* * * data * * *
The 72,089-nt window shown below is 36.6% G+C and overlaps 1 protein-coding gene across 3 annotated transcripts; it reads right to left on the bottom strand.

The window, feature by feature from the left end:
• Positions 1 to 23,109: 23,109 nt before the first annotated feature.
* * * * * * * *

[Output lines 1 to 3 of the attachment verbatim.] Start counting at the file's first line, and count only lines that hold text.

The 72,089-nt window shown below is 36.6% G+C and overlaps 1 protein-coding gene across 3 annotated transcripts; it reads right to left on the bottom strand.

The window, feature by feature from the left end:
• Positions 1 to 23,109: 23,109 nt before the first annotated feature.